• Do not drive or walk through moving or standing water on a roadway, as the depth of the water can be difficult to gauge and the water can be swift-moving. As water recedes, be extremely cautious while driving on roadways due to exposed and dangerous debris that can be left behind.
  • Be prepared to evacuate. If evacuated, do not return to your home until local officials announce it is safe. After floodwaters recede, roads could be weakened and could collapse. Buildings might be unstable, and drinking water could be contaminated.
  • If water is rising quickly or you see a moving wall of mud or debris, immediately move to higher ground.
  • The Virginia Department for Aging and Rehabilitative Services encourages family members and neighbors to check on older adults and individuals with disabilities to ensure they have enough food, water, medication, medical supplies and other necessities on hand to last several days. 
  • If you are an older adult or an individual with a disability and have a non-emergency medical appointment in an area experiencing flooding, consider rescheduling the appointment until it is safe to travel.
  • If you evacuate, DO NOT leave your pets behind. Pets most likely cannot survive on their own. Plan now where your pet will stay if you have to evacuate: a friends’ or relative’s home, a pet-friendly hotel or motel, or a kennel or veterinarian’s office. Talk to your vet or local humane society about an emergency plan for your pet.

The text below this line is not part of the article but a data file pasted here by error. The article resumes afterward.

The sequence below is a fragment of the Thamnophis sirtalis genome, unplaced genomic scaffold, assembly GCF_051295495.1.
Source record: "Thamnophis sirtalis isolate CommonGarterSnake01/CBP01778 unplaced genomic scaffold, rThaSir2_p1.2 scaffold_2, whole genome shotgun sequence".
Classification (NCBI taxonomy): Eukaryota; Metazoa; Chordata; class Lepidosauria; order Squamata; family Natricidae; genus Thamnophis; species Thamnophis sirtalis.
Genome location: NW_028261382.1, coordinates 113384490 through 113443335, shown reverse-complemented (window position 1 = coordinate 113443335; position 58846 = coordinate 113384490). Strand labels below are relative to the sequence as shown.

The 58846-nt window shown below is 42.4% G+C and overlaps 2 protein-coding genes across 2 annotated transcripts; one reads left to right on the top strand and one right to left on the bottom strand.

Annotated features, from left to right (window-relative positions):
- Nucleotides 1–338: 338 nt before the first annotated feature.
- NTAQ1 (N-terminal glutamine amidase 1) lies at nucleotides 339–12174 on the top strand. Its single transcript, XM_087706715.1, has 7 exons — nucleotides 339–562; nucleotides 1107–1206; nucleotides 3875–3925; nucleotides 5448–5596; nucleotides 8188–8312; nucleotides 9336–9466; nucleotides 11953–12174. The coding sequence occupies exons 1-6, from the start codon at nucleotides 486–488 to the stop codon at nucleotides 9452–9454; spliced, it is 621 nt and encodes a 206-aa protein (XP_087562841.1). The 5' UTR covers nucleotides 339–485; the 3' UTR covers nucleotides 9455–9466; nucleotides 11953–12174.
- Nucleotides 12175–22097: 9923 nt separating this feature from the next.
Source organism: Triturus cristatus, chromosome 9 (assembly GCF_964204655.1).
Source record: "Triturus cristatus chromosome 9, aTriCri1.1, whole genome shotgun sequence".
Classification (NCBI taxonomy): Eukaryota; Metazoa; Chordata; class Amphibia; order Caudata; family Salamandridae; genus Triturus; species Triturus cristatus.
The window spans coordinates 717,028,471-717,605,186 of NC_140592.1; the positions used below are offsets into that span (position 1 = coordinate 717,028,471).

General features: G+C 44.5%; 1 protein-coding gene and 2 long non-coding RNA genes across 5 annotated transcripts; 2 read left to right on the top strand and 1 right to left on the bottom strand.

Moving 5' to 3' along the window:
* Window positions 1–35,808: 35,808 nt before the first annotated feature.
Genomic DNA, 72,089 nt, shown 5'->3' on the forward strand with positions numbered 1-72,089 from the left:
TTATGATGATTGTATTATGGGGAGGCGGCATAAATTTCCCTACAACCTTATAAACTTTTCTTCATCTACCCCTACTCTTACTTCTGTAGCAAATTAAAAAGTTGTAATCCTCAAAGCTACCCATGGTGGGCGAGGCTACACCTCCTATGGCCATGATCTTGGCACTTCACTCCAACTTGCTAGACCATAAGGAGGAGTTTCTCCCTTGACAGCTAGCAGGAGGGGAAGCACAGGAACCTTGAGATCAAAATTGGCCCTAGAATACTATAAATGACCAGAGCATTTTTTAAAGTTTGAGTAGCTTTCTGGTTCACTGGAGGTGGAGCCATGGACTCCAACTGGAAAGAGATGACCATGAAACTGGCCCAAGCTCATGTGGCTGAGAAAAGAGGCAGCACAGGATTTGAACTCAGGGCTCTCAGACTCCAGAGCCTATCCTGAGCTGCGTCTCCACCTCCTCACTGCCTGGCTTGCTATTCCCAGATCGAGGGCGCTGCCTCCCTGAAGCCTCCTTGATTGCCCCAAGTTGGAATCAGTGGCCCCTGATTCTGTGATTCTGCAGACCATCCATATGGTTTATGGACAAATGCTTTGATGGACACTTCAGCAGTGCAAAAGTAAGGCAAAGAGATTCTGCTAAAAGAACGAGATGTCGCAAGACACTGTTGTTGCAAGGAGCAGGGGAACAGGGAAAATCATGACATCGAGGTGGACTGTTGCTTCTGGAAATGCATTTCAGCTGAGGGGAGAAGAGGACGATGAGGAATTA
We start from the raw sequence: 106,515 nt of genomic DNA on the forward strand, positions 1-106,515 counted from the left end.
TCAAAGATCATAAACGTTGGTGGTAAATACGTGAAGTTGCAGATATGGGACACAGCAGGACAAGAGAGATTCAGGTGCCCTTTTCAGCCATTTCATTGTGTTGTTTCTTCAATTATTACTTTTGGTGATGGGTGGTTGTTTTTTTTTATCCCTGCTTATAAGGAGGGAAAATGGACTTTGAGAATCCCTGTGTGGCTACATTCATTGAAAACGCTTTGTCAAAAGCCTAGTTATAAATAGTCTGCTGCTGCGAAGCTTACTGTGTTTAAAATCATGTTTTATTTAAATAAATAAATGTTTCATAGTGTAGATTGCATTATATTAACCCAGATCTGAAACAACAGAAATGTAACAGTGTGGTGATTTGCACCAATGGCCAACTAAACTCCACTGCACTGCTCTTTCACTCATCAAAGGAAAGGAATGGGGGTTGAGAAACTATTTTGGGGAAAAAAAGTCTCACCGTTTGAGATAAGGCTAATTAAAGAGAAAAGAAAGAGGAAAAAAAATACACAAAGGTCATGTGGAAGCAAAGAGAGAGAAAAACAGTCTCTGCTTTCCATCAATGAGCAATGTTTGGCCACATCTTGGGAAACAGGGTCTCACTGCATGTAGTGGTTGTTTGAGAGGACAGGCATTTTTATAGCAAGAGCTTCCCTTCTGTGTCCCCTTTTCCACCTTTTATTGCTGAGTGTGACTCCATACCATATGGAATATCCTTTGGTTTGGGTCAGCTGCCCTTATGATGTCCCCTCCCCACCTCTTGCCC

As of 2:30 p.m., there are 2,206 households without power.

Virginia Department of Transportation (VDOT) crews continue to respond to impacts from heavy rainfall across the Commonwealth. Sixty-six roads are closed, mostly in the Salem and Lynchburg districts, due to high water. Seven secondary roads are washed out, one in Loudoun County and the rest in southwestern Virginia. VDOT and Elizabeth River Crossings are closely monitoring tide levels as they impact Hampton Roads tunnels. All tunnels are currently open.

Travelers are encouraged to monitor weather reports and road conditions. Call 511 or go to for road condition information BEFORE heading out.

The State of Emergency, which was declared by Governor Terry McAuliffe, remains in effect. This allows state agencies to quickly take actions in the interest of getting assistance to local governments and, in turn, to residents of the Commonwealth as soon as possible.

Posted by jbrann  On Apr 19, 2017 at 9:18 AM

Generator Safety

  • Always read the label on your generator and the owner’s manual. Follow all instructions.
  • Generators make an invisible, odorless gas called carbon monoxide, or CO, that can kill you. To avoid CO poisoning, operate generators outdoors only in a well-ventilated, dry area, away from home air intakes, and protected from direct exposure to rain.
  • Never use a generator indoors or in attached garages. Install CO alarms with battery backup in your home’s sleeping areas.
  • Get to fresh air immediately if you start to feel sick, weak or dizzy.
  • Never use a portable generator in any enclosed or partially enclosed space. Windows and doors do not provide enough ventilation.